Two atoms of ionized hydrogen (H+, a single proton each) are moving so quickly that they overcome their electromagnetic (coulomb) repulsion and slam into each other. This forces the weak nuclear force to convert one of the protons' quarks to decay, switching that proton to a neutron; this forms deuterium. In this process of proton transmutation, one positron and one neutrino are shot outwards. This is an endothermic reaction, meaning it actually takes energy to occur. On average, these particles may wait for over several hundred million years before this occurs.
That positron doesn't last long as it soon finds one of Helios's abundant unbound electrons, annihilating both positron and electron and shooting forth two gamma ray photons.
One deuterium atom smashes into another ionized hydrogen atom. They fuse, releasing a single gamma ray photon and we now have a helium atom shy of one neutron, known as 3He - a light isotope of helium.
Two of the 3He atoms collide, sending two of the protons back out into the core, creating the normal helium atom with two protons and two neutrons.
This only occurs 86% of the time in star of Helios' mass. Every now and then, the helium isotope will collide with a normal helium atom instead, and these will fuse to make beryllium, which may then grab an electron to make lithium which will then collide with ionized hydrogen to make two normal helium atoms instead of just one. This becomes the most common reaction at temperatures of 14 to 23 million kelvins .
Or even more occasionally, that beryllium atom may collide with a hydrogen ion to make boron, which then breaks down into a heavy beryllium isotope which then breaks down into two normal helium atoms. This becomes the most common reaction only at temperatures exceeding 23 million kelvins .
The math also predicts an extremely rare instance of the helium isotope colliding with ionized hydrogen to directly make normal helium. This has never been observed, however.
In stars of greater mass (and thusly greater temperature) a different reaction becomes prevalent. The proton-proton reaction still occurs, but a process known as the CNO Cycle (so named for the involved parties: carbon, nitrogen and oxygen) becomes the dominant force in hydrogen's conversion to helium.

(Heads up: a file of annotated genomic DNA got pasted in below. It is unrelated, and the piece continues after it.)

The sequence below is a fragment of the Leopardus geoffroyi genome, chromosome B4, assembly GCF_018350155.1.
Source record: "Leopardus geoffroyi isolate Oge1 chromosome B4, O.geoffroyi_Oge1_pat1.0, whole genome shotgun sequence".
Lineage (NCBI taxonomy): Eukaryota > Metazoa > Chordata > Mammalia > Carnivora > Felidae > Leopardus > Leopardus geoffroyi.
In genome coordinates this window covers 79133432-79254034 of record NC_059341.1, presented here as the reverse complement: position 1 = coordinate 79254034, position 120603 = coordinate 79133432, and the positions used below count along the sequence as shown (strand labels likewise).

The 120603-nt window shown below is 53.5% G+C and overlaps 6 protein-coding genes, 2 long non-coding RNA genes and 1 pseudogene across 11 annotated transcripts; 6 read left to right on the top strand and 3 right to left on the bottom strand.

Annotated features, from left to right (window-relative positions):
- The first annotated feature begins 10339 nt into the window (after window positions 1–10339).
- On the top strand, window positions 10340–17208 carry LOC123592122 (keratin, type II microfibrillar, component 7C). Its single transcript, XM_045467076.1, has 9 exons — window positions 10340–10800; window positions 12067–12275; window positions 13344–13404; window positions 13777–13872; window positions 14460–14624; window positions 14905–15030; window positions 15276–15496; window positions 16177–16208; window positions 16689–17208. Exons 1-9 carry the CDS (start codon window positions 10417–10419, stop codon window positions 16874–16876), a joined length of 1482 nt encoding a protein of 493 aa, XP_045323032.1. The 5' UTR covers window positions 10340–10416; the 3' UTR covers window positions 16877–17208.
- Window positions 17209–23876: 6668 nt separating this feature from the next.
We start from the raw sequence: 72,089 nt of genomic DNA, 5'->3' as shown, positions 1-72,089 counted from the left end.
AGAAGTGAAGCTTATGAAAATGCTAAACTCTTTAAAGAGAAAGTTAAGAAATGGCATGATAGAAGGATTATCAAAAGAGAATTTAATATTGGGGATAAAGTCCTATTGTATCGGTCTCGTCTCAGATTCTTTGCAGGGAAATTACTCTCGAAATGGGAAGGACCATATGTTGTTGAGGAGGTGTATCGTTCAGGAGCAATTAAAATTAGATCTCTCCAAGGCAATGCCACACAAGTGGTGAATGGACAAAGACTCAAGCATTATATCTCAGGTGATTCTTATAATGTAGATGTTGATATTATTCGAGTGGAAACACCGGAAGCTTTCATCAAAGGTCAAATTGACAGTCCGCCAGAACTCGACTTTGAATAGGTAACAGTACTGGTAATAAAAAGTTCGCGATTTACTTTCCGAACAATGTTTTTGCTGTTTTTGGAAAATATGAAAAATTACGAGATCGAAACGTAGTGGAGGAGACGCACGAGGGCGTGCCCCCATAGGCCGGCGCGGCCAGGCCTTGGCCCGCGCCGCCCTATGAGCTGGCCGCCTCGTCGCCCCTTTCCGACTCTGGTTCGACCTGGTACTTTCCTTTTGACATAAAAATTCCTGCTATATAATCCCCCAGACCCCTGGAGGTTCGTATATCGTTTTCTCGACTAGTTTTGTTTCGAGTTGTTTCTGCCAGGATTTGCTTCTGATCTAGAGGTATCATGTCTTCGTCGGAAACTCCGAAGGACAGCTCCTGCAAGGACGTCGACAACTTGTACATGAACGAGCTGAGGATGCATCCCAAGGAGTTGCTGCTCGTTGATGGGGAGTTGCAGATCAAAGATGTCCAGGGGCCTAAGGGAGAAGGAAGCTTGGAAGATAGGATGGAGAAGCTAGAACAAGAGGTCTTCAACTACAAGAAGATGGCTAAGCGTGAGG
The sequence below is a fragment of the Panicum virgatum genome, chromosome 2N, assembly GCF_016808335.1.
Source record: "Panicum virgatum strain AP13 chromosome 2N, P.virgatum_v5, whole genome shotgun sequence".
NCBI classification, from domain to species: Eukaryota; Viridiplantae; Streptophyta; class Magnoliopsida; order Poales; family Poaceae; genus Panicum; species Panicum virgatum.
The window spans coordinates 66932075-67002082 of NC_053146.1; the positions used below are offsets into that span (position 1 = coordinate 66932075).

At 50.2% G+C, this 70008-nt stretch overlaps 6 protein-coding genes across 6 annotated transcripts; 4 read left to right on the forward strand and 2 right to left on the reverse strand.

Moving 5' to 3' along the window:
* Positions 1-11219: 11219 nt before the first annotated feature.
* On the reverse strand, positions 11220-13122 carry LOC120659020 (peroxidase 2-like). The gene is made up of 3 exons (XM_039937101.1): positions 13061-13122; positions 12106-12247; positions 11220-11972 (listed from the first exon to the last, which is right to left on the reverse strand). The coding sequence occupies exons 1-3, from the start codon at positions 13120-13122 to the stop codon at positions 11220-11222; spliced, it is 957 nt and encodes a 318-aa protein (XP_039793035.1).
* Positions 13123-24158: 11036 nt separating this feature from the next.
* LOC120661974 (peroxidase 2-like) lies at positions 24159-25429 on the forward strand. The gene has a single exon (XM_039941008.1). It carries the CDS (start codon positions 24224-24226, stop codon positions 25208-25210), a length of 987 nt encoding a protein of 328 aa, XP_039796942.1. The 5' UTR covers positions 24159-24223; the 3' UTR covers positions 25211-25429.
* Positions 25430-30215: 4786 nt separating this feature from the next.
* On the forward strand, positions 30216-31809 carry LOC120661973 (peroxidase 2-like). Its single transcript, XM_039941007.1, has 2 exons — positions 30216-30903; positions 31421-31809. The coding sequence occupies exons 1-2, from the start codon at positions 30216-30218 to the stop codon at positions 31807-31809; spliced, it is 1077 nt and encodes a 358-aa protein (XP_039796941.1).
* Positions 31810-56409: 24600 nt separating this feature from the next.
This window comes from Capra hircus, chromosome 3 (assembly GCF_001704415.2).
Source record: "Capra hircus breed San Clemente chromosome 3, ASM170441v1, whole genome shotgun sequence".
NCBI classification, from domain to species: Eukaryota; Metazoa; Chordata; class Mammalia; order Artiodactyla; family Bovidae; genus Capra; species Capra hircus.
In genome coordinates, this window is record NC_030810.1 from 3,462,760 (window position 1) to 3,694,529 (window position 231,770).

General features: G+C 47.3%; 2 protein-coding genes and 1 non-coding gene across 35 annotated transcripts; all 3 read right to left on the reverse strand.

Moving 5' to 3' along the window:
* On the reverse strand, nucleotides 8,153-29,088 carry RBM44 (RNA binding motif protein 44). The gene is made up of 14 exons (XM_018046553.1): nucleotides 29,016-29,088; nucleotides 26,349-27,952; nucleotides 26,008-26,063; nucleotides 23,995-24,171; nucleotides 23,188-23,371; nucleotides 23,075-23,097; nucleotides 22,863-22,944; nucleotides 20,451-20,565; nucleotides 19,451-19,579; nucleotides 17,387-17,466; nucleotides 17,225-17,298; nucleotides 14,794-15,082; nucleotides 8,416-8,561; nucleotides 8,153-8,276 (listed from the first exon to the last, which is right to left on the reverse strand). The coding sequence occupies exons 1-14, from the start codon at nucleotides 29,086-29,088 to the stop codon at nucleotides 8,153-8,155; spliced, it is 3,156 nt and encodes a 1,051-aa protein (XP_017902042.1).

Many stars contain some amount of carbon, nitrogen and oxygen in ionic form. If these elements are present, the temperature is greater than 16 million Kelvins and the star's mass is at least 10% greater than Helios, the CNO cycle becomes predominant.
It often begins with carbon-12.
Ionized carbon-12 collides with ionized hydrogen to emit a gamma ray, and briefly exist as nitrogen-13.
This nitrogen-13 form is unstable and quickly falls apart through beta plus decay. To balance the instability, the weak force uses energy to change a proton into a neutron (as in the proton-proton chain reaction), emitting a positron and neutrino.
Now stable as carbon-13, another H+ collision occurs and another gamma ray is emitted.
Still stable as nitrogen-14, a third collision with H+ yields a third gamma ray and oxygen-15.
Once again unstable, oxygen-15 takes some more energy to beta plus decay, and settle into nitrogen-15 instead. The positron is quickly annihilated, as always, and the neutrino escapes to travel the universe.
When this nitrogen-15 hits H+, it becomes unstable and releases an alpha particle instead of a gamma ray. This alpha particle is a complete helium nucleus, and this leaves behind carbon-12, the same ion the process began with.
This is a catalytic conversion due the necessity of carbon-12 to begin the process, but the end result leaving behind the very same.
Being a catalytic cycle, this "loop" can be repeated several times with minimal amounts of carbon, nitrogen, and oxygen and large amounts of hydrogen.
There are two other minor branches in which the alpha particle is not released until later, the CNO II branch, and the OF branch. They are even rarer except in much heavier stars.